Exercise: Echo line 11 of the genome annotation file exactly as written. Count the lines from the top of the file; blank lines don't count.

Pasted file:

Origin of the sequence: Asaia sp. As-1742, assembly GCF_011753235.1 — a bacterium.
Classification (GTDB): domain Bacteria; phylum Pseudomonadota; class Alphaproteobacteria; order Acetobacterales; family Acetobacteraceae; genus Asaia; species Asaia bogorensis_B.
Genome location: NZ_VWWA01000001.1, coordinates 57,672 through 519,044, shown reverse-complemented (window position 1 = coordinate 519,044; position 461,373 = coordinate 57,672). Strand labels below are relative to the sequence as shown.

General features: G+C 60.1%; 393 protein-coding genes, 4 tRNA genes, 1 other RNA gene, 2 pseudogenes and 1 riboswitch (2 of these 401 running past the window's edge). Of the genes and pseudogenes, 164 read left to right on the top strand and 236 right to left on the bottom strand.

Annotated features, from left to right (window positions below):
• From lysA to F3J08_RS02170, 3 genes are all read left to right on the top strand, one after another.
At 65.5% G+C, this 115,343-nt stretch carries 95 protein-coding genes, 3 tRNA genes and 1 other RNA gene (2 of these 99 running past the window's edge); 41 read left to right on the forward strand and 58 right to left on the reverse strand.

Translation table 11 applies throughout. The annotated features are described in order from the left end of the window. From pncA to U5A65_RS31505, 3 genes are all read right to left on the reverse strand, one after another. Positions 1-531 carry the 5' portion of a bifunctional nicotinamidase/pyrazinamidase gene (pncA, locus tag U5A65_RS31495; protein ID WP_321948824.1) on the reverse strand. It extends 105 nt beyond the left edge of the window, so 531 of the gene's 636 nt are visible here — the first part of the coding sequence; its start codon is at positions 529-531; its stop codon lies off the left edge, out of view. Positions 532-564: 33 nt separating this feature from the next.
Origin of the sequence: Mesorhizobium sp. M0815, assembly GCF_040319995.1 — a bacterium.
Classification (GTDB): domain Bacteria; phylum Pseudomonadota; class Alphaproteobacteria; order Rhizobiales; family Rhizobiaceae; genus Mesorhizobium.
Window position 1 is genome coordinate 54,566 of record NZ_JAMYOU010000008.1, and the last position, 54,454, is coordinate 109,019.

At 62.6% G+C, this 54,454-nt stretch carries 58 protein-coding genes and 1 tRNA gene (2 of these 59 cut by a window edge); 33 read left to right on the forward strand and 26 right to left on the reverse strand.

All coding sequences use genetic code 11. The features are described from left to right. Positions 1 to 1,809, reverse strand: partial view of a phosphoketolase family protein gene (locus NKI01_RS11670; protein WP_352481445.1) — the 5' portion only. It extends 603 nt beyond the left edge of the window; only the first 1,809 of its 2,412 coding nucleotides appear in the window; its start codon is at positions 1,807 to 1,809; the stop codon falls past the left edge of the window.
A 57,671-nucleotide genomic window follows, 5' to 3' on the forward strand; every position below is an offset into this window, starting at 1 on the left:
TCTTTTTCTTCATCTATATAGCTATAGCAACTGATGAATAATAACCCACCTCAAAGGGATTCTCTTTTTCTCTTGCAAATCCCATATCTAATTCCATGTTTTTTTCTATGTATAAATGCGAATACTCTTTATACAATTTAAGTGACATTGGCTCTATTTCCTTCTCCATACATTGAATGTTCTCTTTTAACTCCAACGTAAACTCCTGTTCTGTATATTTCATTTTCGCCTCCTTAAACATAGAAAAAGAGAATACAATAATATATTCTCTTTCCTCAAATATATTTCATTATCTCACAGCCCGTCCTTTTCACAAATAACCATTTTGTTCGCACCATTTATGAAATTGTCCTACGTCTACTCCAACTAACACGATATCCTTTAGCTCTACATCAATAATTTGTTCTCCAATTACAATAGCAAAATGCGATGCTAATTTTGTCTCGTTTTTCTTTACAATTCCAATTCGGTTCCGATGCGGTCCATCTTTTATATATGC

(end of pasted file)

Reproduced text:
Window position 1 is genome coordinate 54,566 of record NZ_JAMYOU010000008.1, and the last position, 54,454, is coordinate 109,019.